Ford Foundation president shares views on inequality, justice at KPU event
Darren Walker said he is more interested in a ‘just’ America than a ‘great’ America
The Kennedy Political Union and the School of Public Affairs hosted Darren Walker, president of the Ford Foundation, on Wednesday to speak about the fight for justice, democracy and an economy that benefits all on the 50th anniversary of the assassination of Martin Luther King Jr.
The conversation was moderated by Shyheim Snead, director of KPU, and David Marcotte, an AU professor and director of the Washington Institute of Public Affairs Research. During the panel, Walker spoke about the meaning behind the anniversary of King’s assassination.
“When Dr. King was assassinated, he was on a Ford grant,” Walker said. “There had been a series of retreats of African-American ministers the year through SCLC [Southern Christian Leadership Conference], and the Ford Foundation [helped fund them].”
Walker spoke about the mission of the Ford Foundation, a private foundation that aims to advance human rights, and the motives they place behind their grants.
“We are a civil rights foundation,” Walker said. “Inequality for us became our issue. Addressing it, reducing it became our cause. Inequality in so many ways contributed to the current condition in America and in the world.”
Walker touched on the need for interdisciplinary approaches to sociological problems, which is something that he says he admires about the work done at AU.
“The role of culture and the role of rule of law and all of these things coming together and the interdisciplinary ways in which you have to understand these things is often not the way in which they were taught,” Walker said.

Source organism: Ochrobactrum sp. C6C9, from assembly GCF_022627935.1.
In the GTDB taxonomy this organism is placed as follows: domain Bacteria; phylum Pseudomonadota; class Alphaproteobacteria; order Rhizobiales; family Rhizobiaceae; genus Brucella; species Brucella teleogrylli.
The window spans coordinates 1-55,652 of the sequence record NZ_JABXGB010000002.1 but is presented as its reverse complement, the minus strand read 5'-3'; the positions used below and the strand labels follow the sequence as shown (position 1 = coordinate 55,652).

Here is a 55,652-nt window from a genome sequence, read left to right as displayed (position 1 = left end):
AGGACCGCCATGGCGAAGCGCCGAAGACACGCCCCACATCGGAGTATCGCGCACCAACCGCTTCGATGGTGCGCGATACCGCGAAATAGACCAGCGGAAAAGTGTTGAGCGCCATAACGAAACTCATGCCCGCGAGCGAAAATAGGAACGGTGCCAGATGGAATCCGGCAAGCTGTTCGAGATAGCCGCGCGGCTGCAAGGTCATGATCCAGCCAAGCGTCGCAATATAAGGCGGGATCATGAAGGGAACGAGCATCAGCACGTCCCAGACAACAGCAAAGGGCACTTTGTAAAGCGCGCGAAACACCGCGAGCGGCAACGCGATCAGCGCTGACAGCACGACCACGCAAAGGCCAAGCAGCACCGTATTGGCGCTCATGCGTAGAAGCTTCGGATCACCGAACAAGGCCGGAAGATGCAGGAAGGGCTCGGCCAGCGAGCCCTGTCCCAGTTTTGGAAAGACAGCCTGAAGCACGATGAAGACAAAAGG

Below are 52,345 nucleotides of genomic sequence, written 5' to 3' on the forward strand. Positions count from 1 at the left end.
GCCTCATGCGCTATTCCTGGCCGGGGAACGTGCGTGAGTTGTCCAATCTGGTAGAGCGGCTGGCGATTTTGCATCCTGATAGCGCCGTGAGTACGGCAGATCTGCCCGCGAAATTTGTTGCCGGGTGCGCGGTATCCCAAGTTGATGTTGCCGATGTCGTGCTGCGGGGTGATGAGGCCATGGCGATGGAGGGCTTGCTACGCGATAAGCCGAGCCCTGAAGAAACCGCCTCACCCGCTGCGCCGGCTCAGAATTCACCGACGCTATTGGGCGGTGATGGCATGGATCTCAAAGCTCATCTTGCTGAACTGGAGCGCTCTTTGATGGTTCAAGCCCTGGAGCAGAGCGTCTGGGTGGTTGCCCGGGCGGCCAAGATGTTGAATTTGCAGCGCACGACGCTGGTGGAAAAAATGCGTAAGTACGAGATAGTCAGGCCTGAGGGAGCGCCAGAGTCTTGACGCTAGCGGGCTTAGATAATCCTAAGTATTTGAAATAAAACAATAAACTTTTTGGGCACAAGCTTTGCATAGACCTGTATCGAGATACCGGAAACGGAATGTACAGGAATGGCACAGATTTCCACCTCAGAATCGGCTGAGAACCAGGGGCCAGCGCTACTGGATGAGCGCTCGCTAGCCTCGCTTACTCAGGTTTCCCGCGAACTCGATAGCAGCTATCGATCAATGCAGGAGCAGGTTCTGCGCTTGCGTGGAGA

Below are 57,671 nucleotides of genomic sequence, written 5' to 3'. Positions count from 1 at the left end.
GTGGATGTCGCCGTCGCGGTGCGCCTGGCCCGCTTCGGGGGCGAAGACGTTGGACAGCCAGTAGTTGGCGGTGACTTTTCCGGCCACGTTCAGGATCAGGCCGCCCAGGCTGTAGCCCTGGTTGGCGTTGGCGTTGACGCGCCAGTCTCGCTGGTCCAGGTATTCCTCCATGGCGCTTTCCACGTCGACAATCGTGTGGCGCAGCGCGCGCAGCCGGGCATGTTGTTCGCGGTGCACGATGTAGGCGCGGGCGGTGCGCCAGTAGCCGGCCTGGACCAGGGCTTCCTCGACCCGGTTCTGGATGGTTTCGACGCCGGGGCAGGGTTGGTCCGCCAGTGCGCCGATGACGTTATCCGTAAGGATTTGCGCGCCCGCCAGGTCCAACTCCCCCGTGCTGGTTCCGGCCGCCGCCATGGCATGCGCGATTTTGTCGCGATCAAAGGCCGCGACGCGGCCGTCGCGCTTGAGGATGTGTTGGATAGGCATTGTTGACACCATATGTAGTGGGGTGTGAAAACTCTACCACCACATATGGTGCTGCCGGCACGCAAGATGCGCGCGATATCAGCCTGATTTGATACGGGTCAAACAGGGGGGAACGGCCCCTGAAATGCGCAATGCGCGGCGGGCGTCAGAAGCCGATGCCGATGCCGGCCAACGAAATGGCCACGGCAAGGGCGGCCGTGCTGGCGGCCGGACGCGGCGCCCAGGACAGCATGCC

Walker said the work done by the Ford Foundation and researchers across the globe should look at problems through an intersectional lens, one which incorporates the voices of the communities being studied.
“Recognizing and honoring the wisdom and lived experience and authentic knowledge that people closest to the problem have -- that is very important,” Walker said.
When asked about his thoughts between a “great” America and a “just” America, Walker responded by emphasizing the framework detailed by the founding fathers of America.
“I am not interested in America being great,” Walker said. “Our founding fathers never used the word ‘great.’ They used words like ‘just’ and ‘free’ and ‘fair,’ and those are the words that inspire me.”
Walker emphasized the importance of culture and the “gray space” in which he chooses to analyze and solve problems.
“Today we live in a world where far too many people seek to convince us that the world is a set of binaries,” Walker said. “Of course, there are different views, and of course there is legitimacy on both sides of a perspective. But, what we need are people who are willing to engage and engage in ways that recognize tolerance. Tolerance is not a function of your political perspective.”